As the housing market is heating up for the spring and summer selling season, we thought now would be a good time to take a closer look at the rental market, as well. Generally, rents have been rising and are currently at higher levels than they were a year ago. Figure 1 below gives an overview of year-over-year changes in rents for the top 30 markets (by population size). For most markets, rents have been rising even while the housing market has been recovering and showing, in some cases, extremely high rebound rates.
The map above shows the top 30 markets in the U.S. by population size and their year-over-year Zillow Rent Index (ZRI) calculated for January 2013. Selecting a market will show the ZRI and Zillow Home Value Index (ZHVI) history for that market. The majority of the markets display modest to strong year-over-year appreciation in rental values.
While it may be conventional wisdom that spring and summer are great times to list and sell houses, it turns out that there’s a fair bit of seasonality in the rental market as well. Previous research (Goodman, 1993) has explained this seasonality in the market by the problem of matching buyers and sellers. Buyers want to find their ideal home but are constrained by what’s currently for sale. Sellers want to get the best price for their houses, but can only negotiate with the current stock of buyers. Because it is essentially a problem of timing, it is efficient if most people sell and buy around the same time. Buyers have a greater inventory to choose from, and sellers can get a better price. This leads to the rental market also having more active times during the spring and summer seasons and therefore being seasonal, as well. But this means that the comparison of month-over-month numbers that are not seasonally adjusted won’t be a good representation of the underlying fundamentals in a market.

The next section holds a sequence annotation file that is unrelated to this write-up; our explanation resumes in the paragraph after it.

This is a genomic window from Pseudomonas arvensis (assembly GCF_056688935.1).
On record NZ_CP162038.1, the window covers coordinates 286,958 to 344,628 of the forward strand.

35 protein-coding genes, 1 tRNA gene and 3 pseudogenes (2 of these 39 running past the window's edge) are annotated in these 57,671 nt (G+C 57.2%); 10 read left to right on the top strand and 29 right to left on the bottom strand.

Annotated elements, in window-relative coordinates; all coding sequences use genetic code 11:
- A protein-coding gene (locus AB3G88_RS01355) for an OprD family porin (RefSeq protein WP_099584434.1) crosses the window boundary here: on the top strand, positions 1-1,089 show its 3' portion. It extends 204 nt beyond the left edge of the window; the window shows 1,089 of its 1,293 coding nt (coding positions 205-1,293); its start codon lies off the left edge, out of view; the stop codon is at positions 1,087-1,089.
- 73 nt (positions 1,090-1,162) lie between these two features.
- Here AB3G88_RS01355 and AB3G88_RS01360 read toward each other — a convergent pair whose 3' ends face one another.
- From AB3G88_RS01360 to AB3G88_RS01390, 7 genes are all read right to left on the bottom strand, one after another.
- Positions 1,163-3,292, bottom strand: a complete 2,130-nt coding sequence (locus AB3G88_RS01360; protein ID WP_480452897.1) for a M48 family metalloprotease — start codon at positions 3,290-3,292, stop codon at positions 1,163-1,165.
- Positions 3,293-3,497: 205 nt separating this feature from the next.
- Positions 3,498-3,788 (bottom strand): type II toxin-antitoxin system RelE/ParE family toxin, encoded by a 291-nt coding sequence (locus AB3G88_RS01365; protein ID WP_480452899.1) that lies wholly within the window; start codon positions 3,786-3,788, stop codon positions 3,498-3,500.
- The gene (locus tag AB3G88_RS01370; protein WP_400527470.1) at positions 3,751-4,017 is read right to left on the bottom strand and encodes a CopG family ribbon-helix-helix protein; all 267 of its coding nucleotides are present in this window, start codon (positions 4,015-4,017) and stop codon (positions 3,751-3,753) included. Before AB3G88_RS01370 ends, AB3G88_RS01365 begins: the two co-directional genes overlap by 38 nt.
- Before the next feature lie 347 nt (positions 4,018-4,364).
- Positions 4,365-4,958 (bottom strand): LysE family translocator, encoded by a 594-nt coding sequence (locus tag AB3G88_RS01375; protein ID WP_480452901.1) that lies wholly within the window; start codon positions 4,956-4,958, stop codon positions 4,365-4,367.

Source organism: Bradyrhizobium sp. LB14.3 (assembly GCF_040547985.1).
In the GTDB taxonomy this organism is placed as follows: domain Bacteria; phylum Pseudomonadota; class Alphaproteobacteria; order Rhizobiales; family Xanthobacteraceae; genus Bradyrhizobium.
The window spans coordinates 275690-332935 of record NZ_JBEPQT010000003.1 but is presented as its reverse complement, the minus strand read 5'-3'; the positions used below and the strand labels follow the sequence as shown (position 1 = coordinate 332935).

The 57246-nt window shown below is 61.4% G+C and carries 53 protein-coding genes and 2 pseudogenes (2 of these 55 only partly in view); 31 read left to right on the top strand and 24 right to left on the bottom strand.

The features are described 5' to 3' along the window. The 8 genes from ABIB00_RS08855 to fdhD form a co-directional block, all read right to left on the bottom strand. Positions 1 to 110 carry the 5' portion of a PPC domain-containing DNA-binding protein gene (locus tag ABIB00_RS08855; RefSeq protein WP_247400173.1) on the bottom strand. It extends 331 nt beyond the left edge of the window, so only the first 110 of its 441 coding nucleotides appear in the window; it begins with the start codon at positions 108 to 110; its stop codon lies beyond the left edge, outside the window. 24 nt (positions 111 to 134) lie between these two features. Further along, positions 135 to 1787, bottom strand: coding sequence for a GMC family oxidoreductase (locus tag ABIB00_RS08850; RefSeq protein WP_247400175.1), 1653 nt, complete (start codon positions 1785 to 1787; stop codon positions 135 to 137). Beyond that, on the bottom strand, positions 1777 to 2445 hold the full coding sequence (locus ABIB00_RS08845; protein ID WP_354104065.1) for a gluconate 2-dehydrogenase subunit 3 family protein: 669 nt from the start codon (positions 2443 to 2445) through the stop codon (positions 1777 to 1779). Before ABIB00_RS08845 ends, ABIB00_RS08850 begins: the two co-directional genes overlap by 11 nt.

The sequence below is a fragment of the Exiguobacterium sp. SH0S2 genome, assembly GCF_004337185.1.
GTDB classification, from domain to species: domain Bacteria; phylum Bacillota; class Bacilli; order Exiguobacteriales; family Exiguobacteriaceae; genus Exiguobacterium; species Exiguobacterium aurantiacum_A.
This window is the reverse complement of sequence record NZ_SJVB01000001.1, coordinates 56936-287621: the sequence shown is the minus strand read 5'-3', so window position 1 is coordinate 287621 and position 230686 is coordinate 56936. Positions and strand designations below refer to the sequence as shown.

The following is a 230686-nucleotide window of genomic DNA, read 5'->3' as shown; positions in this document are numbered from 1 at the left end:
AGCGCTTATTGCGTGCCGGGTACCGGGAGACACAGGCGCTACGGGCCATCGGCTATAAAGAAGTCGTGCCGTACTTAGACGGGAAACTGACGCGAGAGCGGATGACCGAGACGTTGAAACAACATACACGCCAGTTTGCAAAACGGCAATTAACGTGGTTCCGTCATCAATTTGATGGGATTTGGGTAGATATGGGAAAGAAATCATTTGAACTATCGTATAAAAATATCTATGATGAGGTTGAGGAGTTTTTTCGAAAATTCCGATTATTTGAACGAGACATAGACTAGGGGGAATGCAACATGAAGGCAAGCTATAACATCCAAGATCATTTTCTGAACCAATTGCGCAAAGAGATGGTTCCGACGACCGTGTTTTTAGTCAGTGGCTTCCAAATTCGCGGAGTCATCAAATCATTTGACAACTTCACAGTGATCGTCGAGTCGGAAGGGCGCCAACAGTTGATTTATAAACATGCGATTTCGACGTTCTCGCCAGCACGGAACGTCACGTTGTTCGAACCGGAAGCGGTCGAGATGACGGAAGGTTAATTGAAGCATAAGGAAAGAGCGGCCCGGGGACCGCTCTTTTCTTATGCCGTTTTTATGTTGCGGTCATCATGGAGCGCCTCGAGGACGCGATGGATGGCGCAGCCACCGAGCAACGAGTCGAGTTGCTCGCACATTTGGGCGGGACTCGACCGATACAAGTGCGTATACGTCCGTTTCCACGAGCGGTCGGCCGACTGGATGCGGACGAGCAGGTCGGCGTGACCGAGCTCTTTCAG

Figure 3 shows the Dallas-Fort Worth market, which is a good illustration of this point. It shows the ZRI for Dallas-Fort Worth, both at the month-over-month and year-over-year levels. If we were to only examine the month-over-month figures we’d suppose that Dallas-Fort Worth is depreciating. Yet given the seasonality of the index it is appropriate to look at the year-over-year numbers, which show strong appreciation from year-ago levels.
Finally, Figure 4 shows the rankings of the top 10 most expensive and bottom 10 least expensive markets, according to ZRI, in the U.S. (the national average is included in the middle).
Goodman, J. (1993). A housing market matching model of the seasonality in geographic mobility. Journal of Real Estate Research, 8(1), 117–137.